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Vladimir Nabokov was forced to leave his native Russia in 1919 at the age of twenty to escape what he called "the bloated octopus of the state." He took with him a passionate love for his homeland and for the "fiery, fanciful, free" literature of his countrymen, intensified later by the knowledge that the Soviet government had dedicated itself to smothering the independence and creativity that had flourished before the Bolshevik Revolution. For Nabokov the great Russian writers of the 19th century were more than artists; they were the last unfettered voices from the land of his birth. It was, therefore, with a spirit of angry nostalgia augmented by his admiration for literary art that Nabokov delivered these lectures. His subjects here are "Russian Writers, Censors, and Readers," Gogol, Turgenev, Dostoevski, Tolstoy, Chekhov, Gorki, "Philistines and Philistinism," and "The Art of Translation." Nabokov delivers his remarks with a compelling blend of wit, iconoclasm, and critical genius, skillfully guiding us through the intricacies of plot and character in the books he discusses, caressing the details, explaining their significance, and illuminating the artistic accomplishments of the authors. Thirty-eight illustrations show the care with which Nabokov prepared these lectures. There are, for example, his drawings of a Russian tennis dress and a skating costume similar to those mentioned in Anna Karenin, and a plan for the sleeping car in which Anna rode from Moscow to St. Petersburg. His diligent retranslations of the standard English texts are shown in sample pages from his annotated books. The painstaking process of composing these lectures is revealed in specimen pages of his notes that show his extensive preparation and layers of revision. These lectures on his native literature confirm the high praise earned by Lectures on Literature. Vladirnir Nabokov was a spellbinding critic-teacher because he was also a major literary artist.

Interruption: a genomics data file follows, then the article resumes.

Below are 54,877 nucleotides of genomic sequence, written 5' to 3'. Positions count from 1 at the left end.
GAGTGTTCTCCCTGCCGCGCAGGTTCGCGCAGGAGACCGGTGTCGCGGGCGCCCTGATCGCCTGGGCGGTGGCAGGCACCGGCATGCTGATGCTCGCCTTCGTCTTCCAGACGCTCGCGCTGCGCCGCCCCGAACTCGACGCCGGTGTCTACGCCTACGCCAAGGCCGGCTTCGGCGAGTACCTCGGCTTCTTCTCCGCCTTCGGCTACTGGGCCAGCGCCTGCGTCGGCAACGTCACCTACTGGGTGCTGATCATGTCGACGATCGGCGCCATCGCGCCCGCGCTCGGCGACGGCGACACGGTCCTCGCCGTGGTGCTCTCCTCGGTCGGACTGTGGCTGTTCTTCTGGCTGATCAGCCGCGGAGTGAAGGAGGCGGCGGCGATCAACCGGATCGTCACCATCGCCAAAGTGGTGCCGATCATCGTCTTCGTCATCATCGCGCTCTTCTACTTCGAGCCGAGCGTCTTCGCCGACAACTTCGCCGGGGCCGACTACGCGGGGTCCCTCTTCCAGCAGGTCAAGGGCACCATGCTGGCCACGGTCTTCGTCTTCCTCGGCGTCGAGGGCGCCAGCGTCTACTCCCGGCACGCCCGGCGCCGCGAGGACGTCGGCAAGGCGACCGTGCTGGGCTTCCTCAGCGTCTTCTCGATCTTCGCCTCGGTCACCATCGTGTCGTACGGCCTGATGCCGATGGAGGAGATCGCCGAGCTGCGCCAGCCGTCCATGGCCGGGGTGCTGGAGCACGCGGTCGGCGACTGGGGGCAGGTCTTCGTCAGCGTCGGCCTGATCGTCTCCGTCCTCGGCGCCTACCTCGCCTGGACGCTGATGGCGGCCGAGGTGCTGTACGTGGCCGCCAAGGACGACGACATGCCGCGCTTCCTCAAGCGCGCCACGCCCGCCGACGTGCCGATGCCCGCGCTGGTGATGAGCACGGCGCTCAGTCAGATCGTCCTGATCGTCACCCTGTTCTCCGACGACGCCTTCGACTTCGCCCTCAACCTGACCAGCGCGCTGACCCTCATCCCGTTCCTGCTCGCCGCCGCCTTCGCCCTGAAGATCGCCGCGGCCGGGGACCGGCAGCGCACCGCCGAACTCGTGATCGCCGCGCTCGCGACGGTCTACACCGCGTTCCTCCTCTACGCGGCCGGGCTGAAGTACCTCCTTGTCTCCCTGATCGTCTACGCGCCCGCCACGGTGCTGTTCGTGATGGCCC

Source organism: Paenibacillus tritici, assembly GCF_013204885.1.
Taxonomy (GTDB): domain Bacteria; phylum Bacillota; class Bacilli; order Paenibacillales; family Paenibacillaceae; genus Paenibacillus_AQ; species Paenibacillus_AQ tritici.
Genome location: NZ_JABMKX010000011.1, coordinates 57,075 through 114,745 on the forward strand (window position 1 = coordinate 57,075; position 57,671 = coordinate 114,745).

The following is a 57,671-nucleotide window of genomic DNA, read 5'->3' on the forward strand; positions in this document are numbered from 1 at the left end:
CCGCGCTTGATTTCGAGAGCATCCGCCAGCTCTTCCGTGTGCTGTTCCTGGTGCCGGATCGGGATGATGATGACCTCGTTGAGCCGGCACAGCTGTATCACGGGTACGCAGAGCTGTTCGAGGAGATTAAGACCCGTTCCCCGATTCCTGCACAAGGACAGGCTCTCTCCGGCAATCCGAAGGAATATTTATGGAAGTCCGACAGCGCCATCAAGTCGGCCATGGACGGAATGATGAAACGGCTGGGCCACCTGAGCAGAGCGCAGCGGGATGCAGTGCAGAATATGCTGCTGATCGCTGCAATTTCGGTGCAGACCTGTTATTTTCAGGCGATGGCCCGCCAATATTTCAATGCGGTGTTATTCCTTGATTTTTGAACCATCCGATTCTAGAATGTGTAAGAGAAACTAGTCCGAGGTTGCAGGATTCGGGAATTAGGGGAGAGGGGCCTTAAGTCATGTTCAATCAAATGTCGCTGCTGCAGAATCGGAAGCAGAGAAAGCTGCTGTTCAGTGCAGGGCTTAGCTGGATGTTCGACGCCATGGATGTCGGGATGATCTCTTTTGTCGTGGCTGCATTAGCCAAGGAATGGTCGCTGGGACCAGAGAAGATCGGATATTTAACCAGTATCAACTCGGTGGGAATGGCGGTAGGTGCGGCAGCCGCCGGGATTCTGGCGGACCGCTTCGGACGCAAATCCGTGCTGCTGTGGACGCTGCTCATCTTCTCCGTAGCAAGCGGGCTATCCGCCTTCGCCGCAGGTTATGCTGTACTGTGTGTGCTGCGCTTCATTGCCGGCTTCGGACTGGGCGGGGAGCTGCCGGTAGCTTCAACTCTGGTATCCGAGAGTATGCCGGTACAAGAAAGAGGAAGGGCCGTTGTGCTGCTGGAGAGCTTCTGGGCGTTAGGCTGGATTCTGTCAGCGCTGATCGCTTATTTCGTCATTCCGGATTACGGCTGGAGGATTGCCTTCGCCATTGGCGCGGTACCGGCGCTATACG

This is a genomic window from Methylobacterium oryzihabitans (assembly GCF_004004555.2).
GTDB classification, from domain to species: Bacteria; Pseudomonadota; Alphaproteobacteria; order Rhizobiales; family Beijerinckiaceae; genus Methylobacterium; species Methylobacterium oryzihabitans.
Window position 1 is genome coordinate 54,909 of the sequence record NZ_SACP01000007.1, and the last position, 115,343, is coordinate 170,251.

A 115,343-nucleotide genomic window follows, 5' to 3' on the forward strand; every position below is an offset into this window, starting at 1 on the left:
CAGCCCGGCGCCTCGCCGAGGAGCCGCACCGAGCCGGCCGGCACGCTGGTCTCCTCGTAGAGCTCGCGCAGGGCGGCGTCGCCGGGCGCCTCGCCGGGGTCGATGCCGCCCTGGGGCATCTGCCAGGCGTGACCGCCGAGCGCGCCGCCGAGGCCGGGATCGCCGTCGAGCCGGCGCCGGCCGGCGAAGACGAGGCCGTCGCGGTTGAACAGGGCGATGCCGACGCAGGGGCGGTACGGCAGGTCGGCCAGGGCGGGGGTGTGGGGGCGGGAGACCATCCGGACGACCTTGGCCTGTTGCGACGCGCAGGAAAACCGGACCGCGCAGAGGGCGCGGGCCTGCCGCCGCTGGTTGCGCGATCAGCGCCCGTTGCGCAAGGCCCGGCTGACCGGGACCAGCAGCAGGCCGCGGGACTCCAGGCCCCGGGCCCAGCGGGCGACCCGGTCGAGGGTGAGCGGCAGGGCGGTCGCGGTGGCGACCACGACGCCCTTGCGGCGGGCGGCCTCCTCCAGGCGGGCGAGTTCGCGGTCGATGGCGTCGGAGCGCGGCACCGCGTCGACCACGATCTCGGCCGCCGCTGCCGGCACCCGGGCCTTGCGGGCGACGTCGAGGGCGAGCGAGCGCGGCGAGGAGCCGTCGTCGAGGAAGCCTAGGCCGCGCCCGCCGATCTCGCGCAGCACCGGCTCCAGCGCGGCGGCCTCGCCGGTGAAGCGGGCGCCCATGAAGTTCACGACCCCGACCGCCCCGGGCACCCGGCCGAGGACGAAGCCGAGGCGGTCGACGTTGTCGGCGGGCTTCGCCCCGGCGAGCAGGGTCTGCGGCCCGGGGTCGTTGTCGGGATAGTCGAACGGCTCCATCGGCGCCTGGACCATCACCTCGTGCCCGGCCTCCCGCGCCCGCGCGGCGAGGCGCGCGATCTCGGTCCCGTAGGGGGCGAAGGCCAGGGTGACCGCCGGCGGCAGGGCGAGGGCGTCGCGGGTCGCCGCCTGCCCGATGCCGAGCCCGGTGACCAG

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Vladimir Nabokov (1899-1977), Russian-born poet, novelist, literary critic, translator, and essayist was awarded the National Medal for Literature for his life's work in 1973. He taught literature at Wellesley, Stanford, Cornell, and Harvard. He is the author of many works including Lolita, Pale Fire, Ada, and Speak, Memory.
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